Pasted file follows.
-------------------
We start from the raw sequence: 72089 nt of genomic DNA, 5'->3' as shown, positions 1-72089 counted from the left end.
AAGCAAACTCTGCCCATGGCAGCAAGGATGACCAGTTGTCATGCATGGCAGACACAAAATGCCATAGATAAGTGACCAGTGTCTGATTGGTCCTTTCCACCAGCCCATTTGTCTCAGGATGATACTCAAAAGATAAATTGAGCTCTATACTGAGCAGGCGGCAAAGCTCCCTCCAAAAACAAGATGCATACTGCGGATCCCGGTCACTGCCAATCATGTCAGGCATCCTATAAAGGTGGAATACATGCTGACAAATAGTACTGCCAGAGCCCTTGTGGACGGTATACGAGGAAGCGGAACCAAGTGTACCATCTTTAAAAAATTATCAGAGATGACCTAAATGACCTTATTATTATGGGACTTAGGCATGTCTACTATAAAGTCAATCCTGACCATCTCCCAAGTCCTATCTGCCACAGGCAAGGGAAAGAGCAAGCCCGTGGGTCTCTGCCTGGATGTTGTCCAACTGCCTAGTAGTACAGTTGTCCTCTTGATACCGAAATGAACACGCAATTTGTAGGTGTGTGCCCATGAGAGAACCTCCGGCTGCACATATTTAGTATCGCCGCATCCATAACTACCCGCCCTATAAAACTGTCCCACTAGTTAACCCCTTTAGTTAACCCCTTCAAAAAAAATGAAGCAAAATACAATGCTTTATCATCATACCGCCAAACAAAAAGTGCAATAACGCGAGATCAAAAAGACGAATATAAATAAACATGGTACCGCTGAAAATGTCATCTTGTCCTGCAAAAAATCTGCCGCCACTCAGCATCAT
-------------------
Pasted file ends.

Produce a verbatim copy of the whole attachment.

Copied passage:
We start from the raw sequence: 72089 nt of genomic DNA, 5'->3' as shown, positions 1-72089 counted from the left end.
AAGCAAACTCTGCCCATGGCAGCAAGGATGACCAGTTGTCATGCATGGCAGACACAAAATGCCATAGATAAGTGACCAGTGTCTGATTGGTCCTTTCCACCAGCCCATTTGTCTCAGGATGATACTCAAAAGATAAATTGAGCTCTATACTGAGCAGGCGGCAAAGCTCCCTCCAAAAACAAGATGCATACTGCGGATCCCGGTCACTGCCAATCATGTCAGGCATCCTATAAAGGTGGAATACATGCTGACAAATAGTACTGCCAGAGCCCTTGTGGACGGTATACGAGGAAGCGGAACCAAGTGTACCATCTTTAAAAAATTATCAGAGATGACCTAAATGACCTTATTATTATGGGACTTAGGCATGTCTACTATAAAGTCAATCCTGACCATCTCCCAAGTCCTATCTGCCACAGGCAAGGGAAAGAGCAAGCCCGTGGGTCTCTGCCTGGATGTTGTCCAACTGCCTAGTAGTACAGTTGTCCTCTTGATACCGAAATGAACACGCAATTTGTAGGTGTGTGCCCATGAGAGAACCTCCGGCTGCACATATTTAGTATCGCCGCATCCATAACTACCCGCCCTATAAAACTGTCCCACTAGTTAACCCCTTTAGTTAACCCCTTCAAAAAAAATGAAGCAAAATACAATGCTTTATCATCATACCGCCAAACAAAAAGTGCAATAACGCGAGATCAAAAAGACGAATATAAATAAACATGGTACCGCTGAAAATGTCATCTTGTCCTGCAAAAAATCTGCCGCCACTCAGCATCAT